Sunken boat causing problems in harbor

TREMONT — Selectmen on Monday decided to take action regarding a fishing boat that sank in February and remains underwater in the federal dredge area in Bass Harbor.

Fisherman Charlie Dillon brought up the issue, saying he is unable to use his mooring because of a situation involving the derelict vessel.

Obsession, owned by Steve Butler, sank on its mooring on Feb. 22. Despite several unsuccessful attempts by the owner to raise the boat, it remains on the bottom.

Town Manager Dana Reed said he had the U.S. Coast Guard look at the sunken vessel last week. The Coast Guard said the boat is not a danger to navigation, an assessment that didn’t sit well with him or selectmen.

Reed said he had received reports of oil leaking from the vessel. It was windy on the day the Coast Guard investigated, and there was no visible sheen of oil on the water, he said. Dillon confirmed that oil is seeping from the boat.

If the sunken boat is to be removed, the town most likely will pay for the salvage effort, Reed told selectmen. The funds probably would come from the wharf management fund, he said.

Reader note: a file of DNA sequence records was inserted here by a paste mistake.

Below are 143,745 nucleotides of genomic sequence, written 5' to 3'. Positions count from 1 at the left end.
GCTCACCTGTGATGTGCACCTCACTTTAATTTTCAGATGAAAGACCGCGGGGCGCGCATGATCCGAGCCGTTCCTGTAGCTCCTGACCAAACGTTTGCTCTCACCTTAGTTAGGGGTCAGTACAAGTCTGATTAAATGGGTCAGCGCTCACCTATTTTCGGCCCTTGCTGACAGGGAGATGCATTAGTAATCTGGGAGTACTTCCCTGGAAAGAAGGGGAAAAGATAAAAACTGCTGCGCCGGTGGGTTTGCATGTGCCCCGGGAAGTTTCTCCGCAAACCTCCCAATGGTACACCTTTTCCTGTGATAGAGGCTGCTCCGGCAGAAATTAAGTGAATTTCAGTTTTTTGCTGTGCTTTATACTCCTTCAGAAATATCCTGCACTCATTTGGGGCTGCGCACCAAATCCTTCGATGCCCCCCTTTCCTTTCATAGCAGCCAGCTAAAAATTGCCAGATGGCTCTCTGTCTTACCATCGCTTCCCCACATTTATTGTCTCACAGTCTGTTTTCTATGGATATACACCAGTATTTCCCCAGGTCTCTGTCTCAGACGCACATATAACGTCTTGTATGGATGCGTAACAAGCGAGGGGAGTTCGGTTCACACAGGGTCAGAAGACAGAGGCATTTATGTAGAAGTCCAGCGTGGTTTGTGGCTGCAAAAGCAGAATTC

Selectman Chris Eaton agreed that the town needs to address the matter.

“It’s not going to get done unless somebody intervenes,” he said.

The boat has been described as an older wooden vessel. Other than the salvage value of any metal on board, the boat is basically worthless, Eaton said.

“It’s got to come out and go to the dump,” he said.

The issue is to be discussed further at tonight’s (Thursday) harbor committee meeting.

On Tuesday, Reed said he expects the town to attempt to recover any money spent on the effort from Butler, but realistically that might not happen.

Reed was unsure of the size of the boat and said the owner reported about four gallons of fuel were in the vessel when it sank, he said.

In another harbor-related matter Monday, selectmen unanimously voted to appoint Reed as the town’s interim harbormaster. A search for a harbormaster is underway, and Reed is to oversee harbor operations until one is on board.

Mark Good

Mark Good

Reporter at Mount Desert Islander
Mark Good

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